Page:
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Mike Whitby prepares for mayor campaign with new mantra: ‘Britain’s best bet is Birmingham’

Mike Whitby prepares for mayor campaign with new mantra: ‘Britain’s best bet is Birmingham’

🕔20.Mar 2012

There have been many attempts over the years to promote Birmingham and give the city some tangible sense of identity.

A few years ago it was almost unthinkable for an aspiring executive to be seen out and about without sporting a Be Birmingham lapel badge.

Since 2004, the mantra that must appear on almost every city council document is: “Birmingham, the global city with a local heart.”

Now the man who devised that slogan, Tory city council leader Mike Whitby, has come up with a new marketing idea. We will all be hearing a lot in the next few weeks of the slogan: “Britain’s best bet is Birmingham.”

If anyone thought that Whitby – whose Conservative-Liberal Democrat coalition is odds-on to lose control of the council to Labour following elections on May 3 – would be winding down and looking forward to a quiet retirement, they are very much mistaken.

He is close to confirming his intention to seek the Conservative nomination to run for Birmingham’s first elected mayor, and a major part of his campaign is likely to be devoted tothe importance of persuading inward investors to come to the West Midlands rather than London and the South-east.

That’s where the new mantra comes in. It is, according to Whitby, an attempt to persuade decision makers to see the Birmingham economy as the solution to the problem of boosting economic growth in Britain. The best bet for expansion, wealth creation and jobs is here in the middle of the country rather than in the crowded and over-heated economy of South-east England, the council leader believes.

He is talking in particular about the new runway extension at Birmingham Airport, which by 2014 will allow non-stop flights to China, India and the west coast of America for the first time.

Contracts have just been let for the project, with airport bosses insisting that a longer runway will allow under-utilised Birmingham Airport to take millions of passengers away from Heathrow.

The economic case will be even more compelling when the HS2 high speed rail line between Birmingham International and London is up and running, enabling passengers to move between the two airports in little more than 30 minutes. To put it into the words of airport chief executive Paul Kehoe, Birmingham becomes Heathrow’s third runway.

But, what if the Government caves in to the London lobby and allows Heathrow to have its third runway after all? Or, what if the much-vaunted ‘Boris Island’ London airport is built in the Thames Estuary? Either scenario could cause incalculable long term harm to Birmingham Airport and the regional economy, according to Coun Whitby, but he faces the fact that David Cameron is now actively considering proposals for additional runway capacity in the South-east.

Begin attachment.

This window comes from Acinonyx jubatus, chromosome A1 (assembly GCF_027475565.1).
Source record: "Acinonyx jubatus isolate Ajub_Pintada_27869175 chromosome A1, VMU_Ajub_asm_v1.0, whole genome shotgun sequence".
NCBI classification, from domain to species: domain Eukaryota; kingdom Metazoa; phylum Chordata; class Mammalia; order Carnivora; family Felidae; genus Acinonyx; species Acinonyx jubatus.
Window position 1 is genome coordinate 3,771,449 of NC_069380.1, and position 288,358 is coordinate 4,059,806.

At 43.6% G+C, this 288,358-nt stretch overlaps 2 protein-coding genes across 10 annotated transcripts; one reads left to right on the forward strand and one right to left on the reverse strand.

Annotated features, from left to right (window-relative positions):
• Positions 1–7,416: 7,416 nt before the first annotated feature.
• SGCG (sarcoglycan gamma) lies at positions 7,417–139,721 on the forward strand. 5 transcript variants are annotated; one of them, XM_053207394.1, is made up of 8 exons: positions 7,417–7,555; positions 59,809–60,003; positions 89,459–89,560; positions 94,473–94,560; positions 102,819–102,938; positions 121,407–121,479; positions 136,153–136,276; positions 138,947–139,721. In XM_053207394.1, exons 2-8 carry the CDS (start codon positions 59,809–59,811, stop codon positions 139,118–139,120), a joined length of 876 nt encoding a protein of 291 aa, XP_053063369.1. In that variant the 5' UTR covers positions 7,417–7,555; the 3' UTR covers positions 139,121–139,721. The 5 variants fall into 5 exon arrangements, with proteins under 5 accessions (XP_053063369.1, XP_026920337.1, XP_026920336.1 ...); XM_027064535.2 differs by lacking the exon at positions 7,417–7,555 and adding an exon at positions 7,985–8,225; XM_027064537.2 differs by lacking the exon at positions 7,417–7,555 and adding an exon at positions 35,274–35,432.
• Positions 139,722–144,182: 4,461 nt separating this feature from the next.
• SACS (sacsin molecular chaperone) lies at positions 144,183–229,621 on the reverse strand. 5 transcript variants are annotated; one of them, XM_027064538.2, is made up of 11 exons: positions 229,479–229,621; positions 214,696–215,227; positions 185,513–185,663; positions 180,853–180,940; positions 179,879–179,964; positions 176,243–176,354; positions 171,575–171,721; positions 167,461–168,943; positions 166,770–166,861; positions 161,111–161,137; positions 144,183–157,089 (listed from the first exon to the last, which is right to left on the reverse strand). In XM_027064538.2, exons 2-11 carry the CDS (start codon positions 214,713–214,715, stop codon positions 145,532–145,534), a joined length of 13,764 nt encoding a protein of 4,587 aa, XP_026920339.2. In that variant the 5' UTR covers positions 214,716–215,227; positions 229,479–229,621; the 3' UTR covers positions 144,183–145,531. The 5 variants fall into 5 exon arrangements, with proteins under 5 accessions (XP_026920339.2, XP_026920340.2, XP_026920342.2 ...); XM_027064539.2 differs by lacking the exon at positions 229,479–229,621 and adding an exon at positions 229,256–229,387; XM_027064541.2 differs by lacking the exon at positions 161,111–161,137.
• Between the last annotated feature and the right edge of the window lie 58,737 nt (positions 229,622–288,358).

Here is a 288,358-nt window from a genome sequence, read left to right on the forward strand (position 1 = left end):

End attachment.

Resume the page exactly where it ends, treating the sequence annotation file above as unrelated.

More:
Coun Whitby has been holding discussions with Downing Street officials about the powers that a mayor of Birmingham might enjoy. He says a “significant” relaxation of government controls is on the cards, with the mayor being able to “enjoy the same influence as a cabinet member, with direct access to the prime minister”.

Coun Whitby added: “If I was the mayor of Birmingham, I would be going to the prime minister and saying ‘look, there is an alternative because we can increase by 10 million the number of passengers using Birmingham Airport immediately at one per cent of the projected cost of building a third runway at Heathrow’. That is a very powerful argument and when you also have HS2 running, it’s just common sense to grow passenger use at Birmingham rather than expanding Heathrow.”

He continued: “I am talking to Number Ten about what the role of mayor really means. It is being implied to me that I would have direct access to the cabinet and the prime minister.

“It’s being made clear that the Government wants cities to grow and that mayors will be given meaningful powers to bring about economic development.”

The precise powers to be given to a mayor of Birmingham will be a matter for discussion between Ministers and the city’s first mayor, if a referendum on May 3 delivers a vote for change. A mayoral election is planned for November 15 alongside an election to choose a Police and Crime Commissioner for the West Midlands.

It is unclear how many challengers Coun Whitby will face in a fight to become Tory mayoral candidate, or indeed whether anyone else in the party will attempt to get selected for an election that in the current political climate the Conservatives are highly unlikely to win. He confirmed that the Conservative Party is yet to confirm how it will go about choosing a prospective mayor, although a straightforward vote among Birmingham party members is the most likely outcome.

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